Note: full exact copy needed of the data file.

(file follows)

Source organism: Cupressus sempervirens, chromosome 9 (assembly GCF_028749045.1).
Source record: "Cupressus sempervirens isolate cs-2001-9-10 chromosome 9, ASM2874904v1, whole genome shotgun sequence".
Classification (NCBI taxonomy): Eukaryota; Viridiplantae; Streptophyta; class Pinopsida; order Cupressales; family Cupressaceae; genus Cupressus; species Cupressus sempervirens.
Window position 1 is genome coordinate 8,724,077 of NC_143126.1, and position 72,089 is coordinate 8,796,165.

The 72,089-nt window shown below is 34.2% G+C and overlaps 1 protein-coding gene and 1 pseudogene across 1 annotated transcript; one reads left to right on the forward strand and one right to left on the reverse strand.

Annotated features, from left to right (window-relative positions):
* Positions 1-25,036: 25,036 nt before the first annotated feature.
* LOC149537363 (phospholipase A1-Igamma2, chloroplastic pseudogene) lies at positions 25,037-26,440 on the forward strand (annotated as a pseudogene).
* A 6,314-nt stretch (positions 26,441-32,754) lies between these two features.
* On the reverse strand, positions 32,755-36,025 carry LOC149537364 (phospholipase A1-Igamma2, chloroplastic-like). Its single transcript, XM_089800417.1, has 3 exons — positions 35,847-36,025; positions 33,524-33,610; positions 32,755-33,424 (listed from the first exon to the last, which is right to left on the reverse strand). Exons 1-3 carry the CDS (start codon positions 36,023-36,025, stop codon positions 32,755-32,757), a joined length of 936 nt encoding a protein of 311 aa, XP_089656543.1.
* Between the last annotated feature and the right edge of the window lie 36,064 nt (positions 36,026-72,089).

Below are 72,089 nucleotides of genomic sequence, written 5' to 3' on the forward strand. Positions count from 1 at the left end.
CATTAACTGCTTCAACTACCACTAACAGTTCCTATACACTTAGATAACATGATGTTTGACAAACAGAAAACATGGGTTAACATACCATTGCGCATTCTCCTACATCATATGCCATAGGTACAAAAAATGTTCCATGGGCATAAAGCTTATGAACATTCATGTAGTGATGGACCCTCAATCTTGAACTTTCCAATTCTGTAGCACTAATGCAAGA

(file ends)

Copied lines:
Source organism: Cupressus sempervirens, chromosome 9 (assembly GCF_028749045.1).
Source record: "Cupressus sempervirens isolate cs-2001-9-10 chromosome 9, ASM2874904v1, whole genome shotgun sequence".
Classification (NCBI taxonomy): Eukaryota; Viridiplantae; Streptophyta; class Pinopsida; order Cupressales; family Cupressaceae; genus Cupressus; species Cupressus sempervirens.
Window position 1 is genome coordinate 8,724,077 of NC_143126.1, and position 72,089 is coordinate 8,796,165.

The 72,089-nt window shown below is 34.2% G+C and overlaps 1 protein-coding gene and 1 pseudogene across 1 annotated transcript; one reads left to right on the forward strand and one right to left on the reverse strand.

Annotated features, from left to right (window-relative positions):
* Positions 1-25,036: 25,036 nt before the first annotated feature.
* LOC149537363 (phospholipase A1-Igamma2, chloroplastic pseudogene) lies at positions 25,037-26,440 on the forward strand (annotated as a pseudogene).
* A 6,314-nt stretch (positions 26,441-32,754) lies between these two features.
* On the reverse strand, positions 32,755-36,025 carry LOC149537364 (phospholipase A1-Igamma2, chloroplastic-like). Its single transcript, XM_089800417.1, has 3 exons — positions 35,847-36,025; positions 33,524-33,610; positions 32,755-33,424 (listed from the first exon to the last, which is right to left on the reverse strand). Exons 1-3 carry the CDS (start codon positions 36,023-36,025, stop codon positions 32,755-32,757), a joined length of 936 nt encoding a protein of 311 aa, XP_089656543.1.
* Between the last annotated feature and the right edge of the window lie 36,064 nt (positions 36,026-72,089).

Below are 72,089 nucleotides of genomic sequence, written 5' to 3' on the forward strand. Positions count from 1 at the left end.
CATTAACTGCTTCAACTACCACTAACAGTTCCTATACACTTAGATAACATGATGTTTGACAAACAGAAAACATGGGTTAACATACCATTGCGCATTCTCCTACATCATATGCCATAGGTACAAAAAATGTTCCATGGGCATAAAGCTTATGAACATTCATGTAGTGATGGACCCTCAATCTTGAACTTTCCAATTCTGTAGCACTAATGCAAGA